04/11/1884 – Dundee Advertiser – Appeal regarding a chimney stalk at Clepington. An appeal was presented to their lordships today in regard to the erection of a chimney stalk at Clepington, Dundee. The petitioners are Robert Small & Co, merchants and brick manufacturers, Yeaman Shore, Dundee and Pitfour Works, Glencarse and they bring under review a deliverance of the Police Commissioners of Dundee, acting under the Dundee Police & Improvement Consolidation Act of 1882. They say they entered into an agreement with Mr F. S. Sandeman, manufacturer at Dundee and Stanley to lease for 19 years for the purpose of a brickwork, several acres of vacant ground in the neighbourhood of Manhattan Works at Clepington in the outskirts of Dundee. Under this lease, they have the right to use and work the clay in part of the ground let, for the manufacture of bricks and other similar articles and to erect on another part thereof, kilns with a chimney and other necessary works. The site of the kilns and other erections proposed to be made is on teh high ground at the back of the town, at an elevation of 250 feet above the level of the River Tay and there are no other buildings of any kind between it and the northern parliamentary and municipal boundary of the burgh. On 29th September last they laid before the Police Commissioners, plans and sections of the proposed works, showing a chimney stalk 80 feet in height. The Works Committee without hearing the appellants, on 8th October approved of the plans and sections but subject to the declaration that the chimney stalk should be built to a height of not less than 150 feet above the level of the ground. Against this condition, the appeal is lodged, and the ground on which it is rested are that the declaration is unreasonable and uncalled for and inconsistent with the action of the commissioners in other similar cases; and it is maintained that it ought to be recalled or altered. The appellants state that more than 14 years ago, after a careful examination of the best works of the kind both in England and Scotland, they erected a brickwork on the Estate of Pitfour near Glencarse, Perthshire where they have since had in operation patent kilns of the most perfect description and that, with the works that they propose to erect, it is unreasonable to order that stalk be 150 feet in height. Further, they say that this is inconsistent with the action of the commissioners in other cases because they authorised a chimney stalk of only 57 feet in height to be erected for the Tay Foundry and also one for themselves as Gas Commissioners, making 4 within a small radius, of only 100 feet in height. The appeal was called in the single bills today. Mr H. Johnston for the appellants said he did not know of a similar case before and would propose that the appeal be intimated to the Police Commissioners and the answers be ordered within a certain time. Their Lordships ordered intimation and allowed 8 days for answers …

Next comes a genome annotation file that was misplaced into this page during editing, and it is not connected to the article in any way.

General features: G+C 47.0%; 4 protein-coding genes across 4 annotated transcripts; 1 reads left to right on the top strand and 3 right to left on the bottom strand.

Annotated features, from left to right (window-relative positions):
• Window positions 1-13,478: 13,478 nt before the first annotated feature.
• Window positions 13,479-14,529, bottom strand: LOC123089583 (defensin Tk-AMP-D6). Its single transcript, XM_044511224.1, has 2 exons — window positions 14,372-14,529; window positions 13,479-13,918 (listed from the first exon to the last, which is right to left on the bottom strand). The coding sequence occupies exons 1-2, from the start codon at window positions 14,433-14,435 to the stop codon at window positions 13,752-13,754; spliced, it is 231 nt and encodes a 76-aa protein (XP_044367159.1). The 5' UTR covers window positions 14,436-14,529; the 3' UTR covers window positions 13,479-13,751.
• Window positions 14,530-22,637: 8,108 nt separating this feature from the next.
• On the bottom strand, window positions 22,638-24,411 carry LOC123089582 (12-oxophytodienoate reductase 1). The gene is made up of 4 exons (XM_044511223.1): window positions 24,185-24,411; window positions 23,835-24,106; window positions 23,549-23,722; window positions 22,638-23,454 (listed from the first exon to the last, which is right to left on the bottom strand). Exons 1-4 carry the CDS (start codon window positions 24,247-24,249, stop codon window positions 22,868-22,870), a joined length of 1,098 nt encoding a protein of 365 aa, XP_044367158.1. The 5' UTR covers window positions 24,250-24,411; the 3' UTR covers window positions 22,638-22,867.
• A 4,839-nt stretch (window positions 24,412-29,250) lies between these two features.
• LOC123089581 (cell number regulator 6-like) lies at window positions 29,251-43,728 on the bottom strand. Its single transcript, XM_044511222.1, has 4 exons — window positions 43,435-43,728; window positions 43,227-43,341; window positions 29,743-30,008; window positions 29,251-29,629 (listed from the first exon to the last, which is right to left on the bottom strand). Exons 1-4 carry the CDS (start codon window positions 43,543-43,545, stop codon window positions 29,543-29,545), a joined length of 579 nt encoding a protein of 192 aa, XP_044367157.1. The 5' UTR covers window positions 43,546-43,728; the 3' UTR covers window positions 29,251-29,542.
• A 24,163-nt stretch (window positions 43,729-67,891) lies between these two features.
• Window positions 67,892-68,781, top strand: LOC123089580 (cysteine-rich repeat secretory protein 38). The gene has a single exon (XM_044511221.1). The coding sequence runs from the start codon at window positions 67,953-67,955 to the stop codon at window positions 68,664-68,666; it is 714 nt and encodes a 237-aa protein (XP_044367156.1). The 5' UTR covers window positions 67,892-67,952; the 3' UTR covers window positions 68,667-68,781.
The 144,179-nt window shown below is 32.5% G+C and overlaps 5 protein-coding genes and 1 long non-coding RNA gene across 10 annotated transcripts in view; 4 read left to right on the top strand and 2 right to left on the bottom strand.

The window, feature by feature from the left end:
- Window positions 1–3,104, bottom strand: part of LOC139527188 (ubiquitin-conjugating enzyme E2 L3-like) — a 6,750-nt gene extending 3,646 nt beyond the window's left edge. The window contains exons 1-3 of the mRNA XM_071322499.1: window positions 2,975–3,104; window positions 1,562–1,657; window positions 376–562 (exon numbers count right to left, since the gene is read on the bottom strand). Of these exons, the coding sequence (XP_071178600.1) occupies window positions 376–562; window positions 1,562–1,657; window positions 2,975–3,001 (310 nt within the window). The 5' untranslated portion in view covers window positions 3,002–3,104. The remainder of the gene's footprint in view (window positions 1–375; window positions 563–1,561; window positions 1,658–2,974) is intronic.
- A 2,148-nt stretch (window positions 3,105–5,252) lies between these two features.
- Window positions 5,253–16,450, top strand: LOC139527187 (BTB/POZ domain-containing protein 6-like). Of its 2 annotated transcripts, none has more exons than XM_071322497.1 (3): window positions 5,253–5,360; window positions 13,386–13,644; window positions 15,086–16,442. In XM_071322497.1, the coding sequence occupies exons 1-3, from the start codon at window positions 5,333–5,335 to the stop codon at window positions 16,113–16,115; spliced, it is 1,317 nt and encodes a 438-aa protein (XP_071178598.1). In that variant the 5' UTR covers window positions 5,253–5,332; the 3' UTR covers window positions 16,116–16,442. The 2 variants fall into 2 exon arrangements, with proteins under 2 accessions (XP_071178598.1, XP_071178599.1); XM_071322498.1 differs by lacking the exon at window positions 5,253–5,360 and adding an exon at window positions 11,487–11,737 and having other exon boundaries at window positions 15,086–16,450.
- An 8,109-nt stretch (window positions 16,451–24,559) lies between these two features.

11/10/1884 – Dundee Peoples Journal – The monthly meeting of the Dundee Parochial Combination was held on Tuesday, Mr MacDonald presiding. The proposed Brickwork near the East Poorhouse. The Chairman reported that at a meeting of the Committee in charge of this matter, held that day, Mr Collier submitted amended plans of the brick and tile works proposed to erected near the East Poorhouse. The stalk, which was formerly to be placed within a foot of the Poorhouse wall, was to be removed 300 feet west from the first site suggested, and other amendments had been made on the plans which he was sure would meet with the approval of the Board. Of course, Mr Collier could not give his word that these alterations would be carried out until he saw Colonel Sandeman, the ground superior; but he had no doubt the Colonel would agree to the amended plans. (Applause.)
15/11/1884 – Dundee Advertiser – Counsel were heard to-day on the petition and answers in regard to the erection of a chimney stalk at Clepington. Robert Small & Co., brick manufacturers, Yeaman Shore, Dundee, had submitted to the Police Commissioners plans of a kiln and other proposed works, and these were approved of on condition that the chimney-stalk should be built to a height 150 feet, instead of 80 feet, proposed Small & Co. An appeal was taken to the Court on the ground that this deliverance was unreasonable and uncalled for and inconsistent with the Commissioner’s actions in other similar cases. Answers were lodged for the Police Commissioners, in which most of the appellant’s statements were disputed and it was maintained that in view of the site and its surroundings there was nothing unreasonable or inconsistent in requiring that the chimney should be 150 feet in height.
09/12/1884 – Dundee Courier – The proposed new kiln at Clepington. At the meeting of the Works Committee of the Dundee Police Commission, last night amended plans of the new brick kiln proposed to be erected at Dundonald Street, by Messrs Robert Small Co., were submitted. The plans showed, the site of the buildings at a distance of 290 feet from the boundary wall of the East Poorhouse instead of 10 feet before, the chimney, however, being still kept at a height of 80 feet. In consideration of the altered position of the chimney, and also that the plans produced showed improvements, the Committee passed the plans, but only upon the footing that the chimney should be raised 20 feet so to give it an elevation of 100 feet.
Below – 1900 – The area with the red crosses would appear to be the proposed site of the brickworks as per the article dated 13/09/1884.